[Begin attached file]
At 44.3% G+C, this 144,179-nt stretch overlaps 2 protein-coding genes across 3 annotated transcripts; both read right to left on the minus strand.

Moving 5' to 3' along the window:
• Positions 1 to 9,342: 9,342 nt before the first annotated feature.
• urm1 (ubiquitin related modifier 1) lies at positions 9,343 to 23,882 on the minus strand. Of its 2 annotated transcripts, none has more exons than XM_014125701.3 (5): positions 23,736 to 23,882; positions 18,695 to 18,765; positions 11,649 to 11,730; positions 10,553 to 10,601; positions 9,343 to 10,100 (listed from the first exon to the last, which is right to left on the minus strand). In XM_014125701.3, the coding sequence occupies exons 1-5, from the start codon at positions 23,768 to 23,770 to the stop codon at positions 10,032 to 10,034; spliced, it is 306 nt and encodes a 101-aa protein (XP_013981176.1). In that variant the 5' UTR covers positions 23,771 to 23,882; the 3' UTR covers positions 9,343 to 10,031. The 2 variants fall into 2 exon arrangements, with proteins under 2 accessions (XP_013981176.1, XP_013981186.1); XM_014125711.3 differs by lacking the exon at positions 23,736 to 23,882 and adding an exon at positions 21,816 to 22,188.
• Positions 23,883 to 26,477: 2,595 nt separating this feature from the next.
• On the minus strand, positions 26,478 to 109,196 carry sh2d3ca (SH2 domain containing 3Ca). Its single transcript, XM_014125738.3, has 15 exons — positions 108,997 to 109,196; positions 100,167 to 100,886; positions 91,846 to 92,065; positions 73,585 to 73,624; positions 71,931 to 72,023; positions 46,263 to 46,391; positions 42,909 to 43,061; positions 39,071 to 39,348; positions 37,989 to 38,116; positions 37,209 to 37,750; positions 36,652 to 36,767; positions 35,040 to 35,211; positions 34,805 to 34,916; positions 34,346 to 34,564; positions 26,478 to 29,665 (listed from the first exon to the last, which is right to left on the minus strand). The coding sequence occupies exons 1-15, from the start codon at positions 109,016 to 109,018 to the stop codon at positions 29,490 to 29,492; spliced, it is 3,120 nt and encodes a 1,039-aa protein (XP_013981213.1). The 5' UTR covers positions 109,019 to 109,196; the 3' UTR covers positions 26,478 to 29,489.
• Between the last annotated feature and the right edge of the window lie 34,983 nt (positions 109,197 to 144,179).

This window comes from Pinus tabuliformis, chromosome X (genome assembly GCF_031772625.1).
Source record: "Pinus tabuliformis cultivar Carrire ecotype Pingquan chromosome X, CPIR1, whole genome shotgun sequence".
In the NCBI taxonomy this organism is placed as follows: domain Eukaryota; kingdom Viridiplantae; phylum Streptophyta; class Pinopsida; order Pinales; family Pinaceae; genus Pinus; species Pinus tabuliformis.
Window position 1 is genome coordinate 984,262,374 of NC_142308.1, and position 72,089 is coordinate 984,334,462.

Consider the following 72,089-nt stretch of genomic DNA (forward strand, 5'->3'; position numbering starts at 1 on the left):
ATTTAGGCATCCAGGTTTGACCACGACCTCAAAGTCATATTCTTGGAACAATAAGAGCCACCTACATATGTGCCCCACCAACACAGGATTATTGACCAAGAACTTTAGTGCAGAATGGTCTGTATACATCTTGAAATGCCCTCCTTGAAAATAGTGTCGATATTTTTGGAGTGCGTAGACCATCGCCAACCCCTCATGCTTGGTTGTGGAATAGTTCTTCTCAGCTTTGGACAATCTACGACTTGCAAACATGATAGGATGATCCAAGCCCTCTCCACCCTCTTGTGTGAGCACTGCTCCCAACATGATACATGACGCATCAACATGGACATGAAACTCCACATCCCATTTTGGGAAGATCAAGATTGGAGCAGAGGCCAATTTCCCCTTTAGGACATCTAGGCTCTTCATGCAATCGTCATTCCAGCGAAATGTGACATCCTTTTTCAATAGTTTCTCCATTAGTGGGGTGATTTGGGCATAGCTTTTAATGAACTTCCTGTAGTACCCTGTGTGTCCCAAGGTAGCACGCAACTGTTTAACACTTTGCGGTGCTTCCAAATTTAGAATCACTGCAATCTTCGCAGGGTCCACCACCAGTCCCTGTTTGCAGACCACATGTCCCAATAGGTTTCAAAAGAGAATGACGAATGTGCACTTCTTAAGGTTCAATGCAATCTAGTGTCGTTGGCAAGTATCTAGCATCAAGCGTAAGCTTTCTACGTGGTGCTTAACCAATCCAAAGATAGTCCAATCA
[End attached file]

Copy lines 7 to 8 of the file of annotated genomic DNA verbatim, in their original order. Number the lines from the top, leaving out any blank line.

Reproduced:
• Between the last annotated feature and the right edge of the window lie 34,983 nt (positions 109,197 to 144,179).

This window comes from Pinus tabuliformis, chromosome X (genome assembly GCF_031772625.1).